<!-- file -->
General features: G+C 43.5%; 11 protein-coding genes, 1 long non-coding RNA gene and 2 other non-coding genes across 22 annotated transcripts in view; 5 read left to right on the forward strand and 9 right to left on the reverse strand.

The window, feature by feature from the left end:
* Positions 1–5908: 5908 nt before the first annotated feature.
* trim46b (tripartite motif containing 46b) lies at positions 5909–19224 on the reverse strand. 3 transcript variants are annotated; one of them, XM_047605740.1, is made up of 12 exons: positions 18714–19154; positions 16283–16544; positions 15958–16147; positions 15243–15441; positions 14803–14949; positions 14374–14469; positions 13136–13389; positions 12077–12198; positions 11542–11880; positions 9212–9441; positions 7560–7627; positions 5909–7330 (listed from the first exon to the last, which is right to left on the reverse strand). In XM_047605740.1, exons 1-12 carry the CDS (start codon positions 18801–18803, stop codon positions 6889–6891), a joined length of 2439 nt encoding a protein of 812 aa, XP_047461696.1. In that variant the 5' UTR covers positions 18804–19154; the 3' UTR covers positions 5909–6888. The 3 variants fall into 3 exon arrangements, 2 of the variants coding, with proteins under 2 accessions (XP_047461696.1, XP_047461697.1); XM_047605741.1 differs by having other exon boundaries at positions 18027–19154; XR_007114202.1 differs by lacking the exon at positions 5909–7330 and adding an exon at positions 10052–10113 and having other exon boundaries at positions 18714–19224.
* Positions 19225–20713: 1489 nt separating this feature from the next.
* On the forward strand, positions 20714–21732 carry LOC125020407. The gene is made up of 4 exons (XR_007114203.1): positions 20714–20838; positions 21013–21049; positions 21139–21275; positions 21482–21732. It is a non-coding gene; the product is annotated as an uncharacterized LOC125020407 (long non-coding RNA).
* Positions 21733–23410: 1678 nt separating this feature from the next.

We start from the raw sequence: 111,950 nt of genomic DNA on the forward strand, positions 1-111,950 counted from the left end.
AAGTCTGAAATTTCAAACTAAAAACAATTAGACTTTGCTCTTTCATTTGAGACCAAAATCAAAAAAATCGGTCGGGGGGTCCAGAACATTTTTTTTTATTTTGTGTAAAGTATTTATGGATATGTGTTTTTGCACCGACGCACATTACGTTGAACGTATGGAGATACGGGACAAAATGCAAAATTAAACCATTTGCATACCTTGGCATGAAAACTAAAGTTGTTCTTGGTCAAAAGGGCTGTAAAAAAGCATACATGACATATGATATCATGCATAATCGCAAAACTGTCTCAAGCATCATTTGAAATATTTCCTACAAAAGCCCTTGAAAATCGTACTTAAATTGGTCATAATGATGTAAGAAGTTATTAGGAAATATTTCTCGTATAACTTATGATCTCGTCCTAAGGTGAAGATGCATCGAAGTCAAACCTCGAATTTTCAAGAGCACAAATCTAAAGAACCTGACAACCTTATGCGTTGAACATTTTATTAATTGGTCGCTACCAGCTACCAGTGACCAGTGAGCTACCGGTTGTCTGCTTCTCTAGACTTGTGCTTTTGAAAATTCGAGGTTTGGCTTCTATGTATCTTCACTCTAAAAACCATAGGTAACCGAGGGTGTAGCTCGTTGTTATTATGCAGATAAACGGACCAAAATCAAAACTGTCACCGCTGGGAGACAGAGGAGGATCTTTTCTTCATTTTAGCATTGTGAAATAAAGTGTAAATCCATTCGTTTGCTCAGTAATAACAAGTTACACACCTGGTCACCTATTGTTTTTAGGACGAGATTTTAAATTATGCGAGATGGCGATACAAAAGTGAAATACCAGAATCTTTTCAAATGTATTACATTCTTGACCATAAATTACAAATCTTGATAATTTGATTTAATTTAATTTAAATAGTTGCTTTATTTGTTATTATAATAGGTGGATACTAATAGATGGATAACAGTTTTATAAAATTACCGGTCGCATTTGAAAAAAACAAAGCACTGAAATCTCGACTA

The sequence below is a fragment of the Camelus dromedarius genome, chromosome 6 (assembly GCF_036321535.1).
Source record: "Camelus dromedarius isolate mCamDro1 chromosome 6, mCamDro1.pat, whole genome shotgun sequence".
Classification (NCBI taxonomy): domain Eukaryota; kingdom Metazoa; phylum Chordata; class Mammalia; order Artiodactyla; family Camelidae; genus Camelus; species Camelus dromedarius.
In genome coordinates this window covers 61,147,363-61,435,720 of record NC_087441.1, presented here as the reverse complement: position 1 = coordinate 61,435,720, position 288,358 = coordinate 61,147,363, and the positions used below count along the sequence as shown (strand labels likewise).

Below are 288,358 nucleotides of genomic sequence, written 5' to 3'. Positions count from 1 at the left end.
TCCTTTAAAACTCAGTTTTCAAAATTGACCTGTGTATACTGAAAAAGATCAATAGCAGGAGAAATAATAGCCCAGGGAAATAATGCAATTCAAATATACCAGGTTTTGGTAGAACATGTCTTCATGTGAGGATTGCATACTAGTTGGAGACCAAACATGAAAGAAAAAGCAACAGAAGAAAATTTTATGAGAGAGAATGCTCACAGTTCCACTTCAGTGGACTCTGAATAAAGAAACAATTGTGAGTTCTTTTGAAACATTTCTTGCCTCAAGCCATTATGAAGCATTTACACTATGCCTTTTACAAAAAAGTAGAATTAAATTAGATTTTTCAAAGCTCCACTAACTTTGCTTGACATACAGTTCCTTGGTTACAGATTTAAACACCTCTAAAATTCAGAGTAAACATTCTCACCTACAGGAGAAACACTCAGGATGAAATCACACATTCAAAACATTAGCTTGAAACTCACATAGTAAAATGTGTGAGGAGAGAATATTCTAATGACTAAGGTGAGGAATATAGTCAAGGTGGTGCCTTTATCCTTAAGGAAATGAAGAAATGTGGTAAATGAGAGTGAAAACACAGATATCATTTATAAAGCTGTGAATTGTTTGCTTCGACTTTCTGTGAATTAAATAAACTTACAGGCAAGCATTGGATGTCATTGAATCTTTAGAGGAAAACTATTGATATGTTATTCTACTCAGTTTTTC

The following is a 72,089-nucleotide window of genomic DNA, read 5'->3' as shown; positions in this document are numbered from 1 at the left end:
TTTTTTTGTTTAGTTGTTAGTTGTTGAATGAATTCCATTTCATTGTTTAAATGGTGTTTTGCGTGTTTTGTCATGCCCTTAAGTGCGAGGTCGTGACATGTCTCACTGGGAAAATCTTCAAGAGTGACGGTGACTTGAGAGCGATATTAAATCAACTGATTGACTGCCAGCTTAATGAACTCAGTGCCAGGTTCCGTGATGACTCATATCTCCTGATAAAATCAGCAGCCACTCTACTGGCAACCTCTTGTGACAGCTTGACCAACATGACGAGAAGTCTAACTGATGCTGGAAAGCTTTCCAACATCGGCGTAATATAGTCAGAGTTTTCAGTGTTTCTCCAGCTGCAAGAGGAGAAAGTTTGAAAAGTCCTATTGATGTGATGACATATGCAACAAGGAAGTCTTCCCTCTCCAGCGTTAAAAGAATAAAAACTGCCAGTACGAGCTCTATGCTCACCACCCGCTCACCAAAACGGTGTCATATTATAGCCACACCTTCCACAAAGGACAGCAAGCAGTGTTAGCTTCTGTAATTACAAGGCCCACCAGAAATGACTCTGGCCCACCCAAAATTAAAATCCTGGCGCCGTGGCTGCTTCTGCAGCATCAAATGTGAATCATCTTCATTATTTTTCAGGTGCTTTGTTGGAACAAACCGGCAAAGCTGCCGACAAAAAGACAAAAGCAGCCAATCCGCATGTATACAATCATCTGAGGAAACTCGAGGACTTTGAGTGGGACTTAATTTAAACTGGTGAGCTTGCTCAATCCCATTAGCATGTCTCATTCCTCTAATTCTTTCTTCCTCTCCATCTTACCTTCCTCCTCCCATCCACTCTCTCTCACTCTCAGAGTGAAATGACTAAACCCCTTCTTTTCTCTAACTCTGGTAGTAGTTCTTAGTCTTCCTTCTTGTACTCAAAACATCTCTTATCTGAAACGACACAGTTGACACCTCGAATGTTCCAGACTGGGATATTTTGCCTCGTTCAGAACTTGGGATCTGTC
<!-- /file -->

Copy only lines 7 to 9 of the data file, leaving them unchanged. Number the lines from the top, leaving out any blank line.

* Positions 21733–23410: 1678 nt separating this feature from the next.

We start from the raw sequence: 111,950 nt of genomic DNA on the forward strand, positions 1-111,950 counted from the left end.
AAGTCTGAAATTTCAAACTAAAAACAATTAGACTTTGCTCTTTCATTTGAGACCAAAATCAAAAAAATCGGTCGGGGGGTCCAGAACATTTTTTTTTATTTTGTGTAAAGTATTTATGGATATGTGTTTTTGCACCGACGCACATTACGTTGAACGTATGGAGATACGGGACAAAATGCAAAATTAAACCATTTGCATACCTTGGCATGAAAACTAAAGTTGTTCTTGGTCAAAAGGGCTGTAAAAAAGCATACATGACATATGATATCATGCATAATCGCAAAACTGTCTCAAGCATCATTTGAAATATTTCCTACAAAAGCCCTTGAAAATCGTACTTAAATTGGTCATAATGATGTAAGAAGTTATTAGGAAATATTTCTCGTATAACTTATGATCTCGTCCTAAGGTGAAGATGCATCGAAGTCAAACCTCGAATTTTCAAGAGCACAAATCTAAAGAACCTGACAACCTTATGCGTTGAACATTTTATTAATTGGTCGCTACCAGCTACCAGTGACCAGTGAGCTACCGGTTGTCTGCTTCTCTAGACTTGTGCTTTTGAAAATTCGAGGTTTGGCTTCTATGTATCTTCACTCTAAAAACCATAGGTAACCGAGGGTGTAGCTCGTTGTTATTATGCAGATAAACGGACCAAAATCAAAACTGTCACCGCTGGGAGACAGAGGAGGATCTTTTCTTCATTTTAGCATTGTGAAATAAAGTGTAAATCCATTCGTTTGCTCAGTAATAACAAGTTACACACCTGGTCACCTATTGTTTTTAGGACGAGATTTTAAATTATGCGAGATGGCGATACAAAAGTGAAATACCAGAATCTTTTCAAATGTATTACATTCTTGACCATAAATTACAAATCTTGATAATTTGATTTAATTTAATTTAAATAGTTGCTTTATTTGTTATTATAATAGGTGGATACTAATAGATGGATAACAGTTTTATAAAATTACCGGTCGCATTTGAAAAAAACAAAGCACTGAAATCTCGACTA